This course applies corporate finance concepts to make management decisions. Students learn methods to evaluate financial alternatives and create financial plans. Other topics include cash flows, business valuation, working capital, capital budgets, and long-term financing.
This graduate course is 6 weeks.
This course has a prerequisite. Please see details in the Prerequisite section below.
Attendance and participation are mandatory in all university courses, and specific requirements may differ by course. If attendance requirements are not met, a student may be removed from the course. Please review the Course Attendance Policy in the Catalog for more information.
Foundations of Corporate Finance
- Explain the three primary financial concerns of corporations.
- Contrast the structure and use of various financial statements.
- Classify the different uses and sources of cash flow.
- Calculate and interpret key financial ratios.
- Interpret a company’s financial results against historical data and industry benchmarks.
- Calculate present and future values of cash flows and annuities.
- Determine bond prices and yields using basic discounted cash flow principles.
- Discuss how bond prices move in comparison to interest rates.
- Interpret how stock prices can be valued by discounting their dividends.
- Describe the factors used to calculate the price-to-earnings ratio.
- Calculate the project cash flow using the net present value (NPV).
- Analyze the internal rate of return (IRR) and payback methods.
- Explicate how the discounted cash flow approach can be applied to NPV.
- Examine the different methods of calculating operating cash flow.
- Calculate the break-even point.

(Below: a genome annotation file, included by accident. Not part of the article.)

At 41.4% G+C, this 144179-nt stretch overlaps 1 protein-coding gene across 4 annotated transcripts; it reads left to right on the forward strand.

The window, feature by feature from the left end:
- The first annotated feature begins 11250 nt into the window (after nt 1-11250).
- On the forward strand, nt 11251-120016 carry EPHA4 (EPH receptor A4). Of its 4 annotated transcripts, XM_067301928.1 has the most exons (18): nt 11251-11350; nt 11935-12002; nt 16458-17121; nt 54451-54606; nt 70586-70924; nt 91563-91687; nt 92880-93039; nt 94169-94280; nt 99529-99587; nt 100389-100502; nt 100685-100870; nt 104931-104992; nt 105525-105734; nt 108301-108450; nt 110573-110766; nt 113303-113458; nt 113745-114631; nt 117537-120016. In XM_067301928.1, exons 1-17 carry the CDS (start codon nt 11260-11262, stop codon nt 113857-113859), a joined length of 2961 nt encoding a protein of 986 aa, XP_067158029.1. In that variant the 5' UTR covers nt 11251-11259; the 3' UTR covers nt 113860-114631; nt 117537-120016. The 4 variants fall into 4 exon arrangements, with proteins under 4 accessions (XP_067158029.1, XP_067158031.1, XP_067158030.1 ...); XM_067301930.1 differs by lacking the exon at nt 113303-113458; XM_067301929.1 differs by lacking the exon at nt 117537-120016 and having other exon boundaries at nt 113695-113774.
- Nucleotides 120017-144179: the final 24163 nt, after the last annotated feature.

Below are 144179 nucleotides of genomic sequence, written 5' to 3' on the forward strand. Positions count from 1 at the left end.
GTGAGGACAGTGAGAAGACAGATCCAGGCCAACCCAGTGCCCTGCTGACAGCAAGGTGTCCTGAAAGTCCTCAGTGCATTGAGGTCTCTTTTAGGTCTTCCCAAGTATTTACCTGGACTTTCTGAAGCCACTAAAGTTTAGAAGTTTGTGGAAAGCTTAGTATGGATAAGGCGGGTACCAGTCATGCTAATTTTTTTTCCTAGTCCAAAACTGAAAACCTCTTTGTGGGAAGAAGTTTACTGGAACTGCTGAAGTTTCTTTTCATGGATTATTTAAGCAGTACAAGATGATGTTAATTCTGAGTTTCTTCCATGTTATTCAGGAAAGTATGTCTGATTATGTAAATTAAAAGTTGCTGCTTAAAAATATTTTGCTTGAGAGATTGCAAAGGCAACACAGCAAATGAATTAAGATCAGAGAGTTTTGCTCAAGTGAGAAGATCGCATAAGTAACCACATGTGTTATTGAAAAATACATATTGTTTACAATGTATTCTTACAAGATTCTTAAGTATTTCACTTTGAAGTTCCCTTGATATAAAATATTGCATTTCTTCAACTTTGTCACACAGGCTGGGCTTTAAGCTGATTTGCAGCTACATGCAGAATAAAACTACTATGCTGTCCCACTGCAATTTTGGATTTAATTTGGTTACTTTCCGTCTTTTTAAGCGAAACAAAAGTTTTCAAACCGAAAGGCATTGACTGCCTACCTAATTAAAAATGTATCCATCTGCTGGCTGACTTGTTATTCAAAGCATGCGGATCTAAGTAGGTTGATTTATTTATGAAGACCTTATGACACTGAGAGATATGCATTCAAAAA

- Explain how systematic and unsystematic risks are applied in a diversification strategy.
- Examine the Sharpe Ratio and how it is used in risk management.
- Discuss the capital asset pricing model (CAPM).
- Calculate the weighted average cost of capital (WACC).
- Investigate how companies use hedging strategies to reduce risk.
- Outline how the efficiency in receiving information can affect stock prices.
- Explain the market efficiency hypothesis and its implications on corporate finance.
- Discuss the importance of leverage on earnings per share.
- Examine the effects of corporate taxes on cash flow and leverage.
- Distinguish the direct and indirect costs of bankruptcy.
Long-Term and Short-Term Financing
- Explain basic sources of long-term financing.
- Discuss the various stages in venture capital financing.
- Examine the short-term uses and sources of cash.
- Distinguish between carrying costs and shortage costs.
- Describe the components of an effective credit policy.
This graduate level course requires proof of completion of a Bachelor's degree. Be prepared to provide documentation during the checkout process.
During the checkout process you will be prompted to provide proof of the requirement(s). If you completed the prerequisite at another institution be prepared to upload an official/unofficial transcript. If you have questions about meeting the prerequisite requirements for this course please contact an enrollment representative at 866-345-1800.
The University of Phoenix reserves the right to modify courses.
While widely available, not all programs are available in all locations or in both online and on-campus formats. Please check with a University Enrollment Representative
Transferability of credit is at the discretion of the receiving institution. It is the student’s responsibility to confirm whether or not credits earned at University of Phoenix will be accepted by another institution of the student’s choice.
If you have a question please contact us at 866-345-1800.